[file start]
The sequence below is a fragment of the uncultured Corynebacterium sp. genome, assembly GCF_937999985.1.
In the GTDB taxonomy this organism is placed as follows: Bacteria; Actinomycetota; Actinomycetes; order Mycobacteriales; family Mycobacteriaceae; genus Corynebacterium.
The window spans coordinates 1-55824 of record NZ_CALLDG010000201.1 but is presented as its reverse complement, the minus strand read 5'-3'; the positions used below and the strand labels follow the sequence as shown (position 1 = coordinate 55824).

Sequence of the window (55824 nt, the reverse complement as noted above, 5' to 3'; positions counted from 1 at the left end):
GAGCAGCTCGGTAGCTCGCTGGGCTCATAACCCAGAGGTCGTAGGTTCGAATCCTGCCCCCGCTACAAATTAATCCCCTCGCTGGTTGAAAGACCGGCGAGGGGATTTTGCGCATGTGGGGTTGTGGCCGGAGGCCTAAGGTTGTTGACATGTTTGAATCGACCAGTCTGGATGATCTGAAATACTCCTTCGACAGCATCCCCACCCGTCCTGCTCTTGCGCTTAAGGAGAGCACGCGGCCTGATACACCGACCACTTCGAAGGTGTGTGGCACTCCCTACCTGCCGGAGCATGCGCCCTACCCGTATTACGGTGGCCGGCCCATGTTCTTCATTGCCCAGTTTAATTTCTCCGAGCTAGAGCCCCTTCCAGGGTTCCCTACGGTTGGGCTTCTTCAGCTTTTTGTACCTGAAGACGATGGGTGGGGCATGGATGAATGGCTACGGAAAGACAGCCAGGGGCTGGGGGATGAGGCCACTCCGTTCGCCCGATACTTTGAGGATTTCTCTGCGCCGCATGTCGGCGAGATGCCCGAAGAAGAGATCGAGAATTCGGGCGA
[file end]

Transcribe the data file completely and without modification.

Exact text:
The sequence below is a fragment of the uncultured Corynebacterium sp. genome, assembly GCF_937999985.1.
In the GTDB taxonomy this organism is placed as follows: Bacteria; Actinomycetota; Actinomycetes; order Mycobacteriales; family Mycobacteriaceae; genus Corynebacterium.
The window spans coordinates 1-55824 of record NZ_CALLDG010000201.1 but is presented as its reverse complement, the minus strand read 5'-3'; the positions used below and the strand labels follow the sequence as shown (position 1 = coordinate 55824).

Sequence of the window (55824 nt, the reverse complement as noted above, 5' to 3'; positions counted from 1 at the left end):
GAGCAGCTCGGTAGCTCGCTGGGCTCATAACCCAGAGGTCGTAGGTTCGAATCCTGCCCCCGCTACAAATTAATCCCCTCGCTGGTTGAAAGACCGGCGAGGGGATTTTGCGCATGTGGGGTTGTGGCCGGAGGCCTAAGGTTGTTGACATGTTTGAATCGACCAGTCTGGATGATCTGAAATACTCCTTCGACAGCATCCCCACCCGTCCTGCTCTTGCGCTTAAGGAGAGCACGCGGCCTGATACACCGACCACTTCGAAGGTGTGTGGCACTCCCTACCTGCCGGAGCATGCGCCCTACCCGTATTACGGTGGCCGGCCCATGTTCTTCATTGCCCAGTTTAATTTCTCCGAGCTAGAGCCCCTTCCAGGGTTCCCTACGGTTGGGCTTCTTCAGCTTTTTGTACCTGAAGACGATGGGTGGGGCATGGATGAATGGCTACGGAAAGACAGCCAGGGGCTGGGGGATGAGGCCACTCCGTTCGCCCGATACTTTGAGGATTTCTCTGCGCCGCATGTCGGCGAGATGCCCGAAGAAGAGATCGAGAATTCGGGCGA